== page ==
Campbell school vaccine incentive program criticized
GILLETTE — Members of the public, including some teachers, came to tell the Campbell County School District’s board of trustees that they were not happy with the decision to offer district employees a $300 incentive for getting the COVID-19 vaccination.
Two weeks ago, the board voted to offer the incentive to all district employees who could show proof of being fully vaccinated (meaning two shots of either Pfizer or Moderna vaccines, or one of the Johnson & Johnson vaccine) by Dec. 1.
If employees show proof, they will receive the incentive pay in their January paychecks. Payments will be funded by the second round of Coronavirus Response and Relief Supplemental Appropriations Act (CARES II), which President Donald Trump signed into law in December.
On Tuesday, Jennifer Farnes, a sixth grade teacher at Rawhide Elementary and the district’s teacher of the year in 2019-20, went before the board to express her dismay with the decision.
“My first point of contention is offering monetary compensation to staff should they get an injection that has not undergone comprehensive clinical trials and has yet to be subject to openly debated, uncensored scientific scrutiny,” Farnes told the board.
All vaccines in the United States must go through three phases of clinical trials to make sure they are safe and effective, according to the Centers for Disease Control and Prevention’s website.
“During the development of COVID-19 vaccines, phases overlapped to speed up the process, but all phases were completed,” the CDC said on its website.
“This incentive is an unethical form of coercion and it sets a terrifying precedent regarding informed consent and personal medical privacy rights,” Farnes said. “My concern is that, if this is the road we’re going down, where does it end and at what point do we say stop?”
The board, when it announced the policy, made clear that participation in the program is completely voluntary. It reiterated that point numerous times throughout Tuesday’s meeting.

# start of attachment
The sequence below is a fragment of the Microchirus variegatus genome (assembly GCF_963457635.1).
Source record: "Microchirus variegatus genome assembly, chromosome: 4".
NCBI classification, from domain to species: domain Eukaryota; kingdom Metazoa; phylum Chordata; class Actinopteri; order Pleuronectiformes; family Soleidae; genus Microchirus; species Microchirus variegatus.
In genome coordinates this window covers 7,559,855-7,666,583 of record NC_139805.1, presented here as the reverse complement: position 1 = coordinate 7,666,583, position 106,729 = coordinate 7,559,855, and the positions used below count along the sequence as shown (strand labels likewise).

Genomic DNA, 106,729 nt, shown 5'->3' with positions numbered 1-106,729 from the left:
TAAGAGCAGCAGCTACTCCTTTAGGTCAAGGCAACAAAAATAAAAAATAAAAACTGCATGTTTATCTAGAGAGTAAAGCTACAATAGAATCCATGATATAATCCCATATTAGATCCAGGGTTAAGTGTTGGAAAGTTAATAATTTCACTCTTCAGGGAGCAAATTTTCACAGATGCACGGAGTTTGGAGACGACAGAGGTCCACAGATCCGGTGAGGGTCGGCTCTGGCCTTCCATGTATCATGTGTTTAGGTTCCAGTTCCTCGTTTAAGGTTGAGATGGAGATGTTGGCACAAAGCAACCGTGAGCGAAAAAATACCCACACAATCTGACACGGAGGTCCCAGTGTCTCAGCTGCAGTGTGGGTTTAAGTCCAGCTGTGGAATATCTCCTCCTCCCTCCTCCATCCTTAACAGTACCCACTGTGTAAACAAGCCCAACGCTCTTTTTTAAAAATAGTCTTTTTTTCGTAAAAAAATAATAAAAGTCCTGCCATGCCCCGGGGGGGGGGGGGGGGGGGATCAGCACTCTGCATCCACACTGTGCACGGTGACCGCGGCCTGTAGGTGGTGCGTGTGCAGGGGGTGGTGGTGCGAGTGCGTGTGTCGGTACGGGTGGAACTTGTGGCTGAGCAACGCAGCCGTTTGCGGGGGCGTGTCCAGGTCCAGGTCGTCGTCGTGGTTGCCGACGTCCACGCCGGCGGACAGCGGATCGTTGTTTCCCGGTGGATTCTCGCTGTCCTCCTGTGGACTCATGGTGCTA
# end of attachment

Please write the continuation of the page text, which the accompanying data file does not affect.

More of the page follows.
Farnes’s second point of contention was that she considered the district’s decision to offer COVID-19 sick leave for the fully vaccinated who develop a breakthrough case to be discriminatory.
In the same meeting where the board authorized the vaccine incentive program, the board also voted to reinstate 10 days of COVID-19 sick leave for fully vaccinated teachers, meaning that if an employee chose to forego the vaccine and got sick with COVID-19, the days out of school would come out of the employee’s annual sick leave.
This policy, like the $300, would fall into the category of an incentive, where the district is rewarding those who take a desired step of collective action, but it does not punish those who choose otherwise.
The employees are not getting their sick leave reduced by refusing the vaccine; they’re simply foregoing an opportunity to receive more.
If the incentive measure weren't in place, unvaccinated employees would use personal sick days if they were out due COVID-19 or forced to quarantine. Their status remains unchanged by the policy, but Farnes said exclusion from a sick leave policy acted like a penalty to those who chose not to get vaccinated.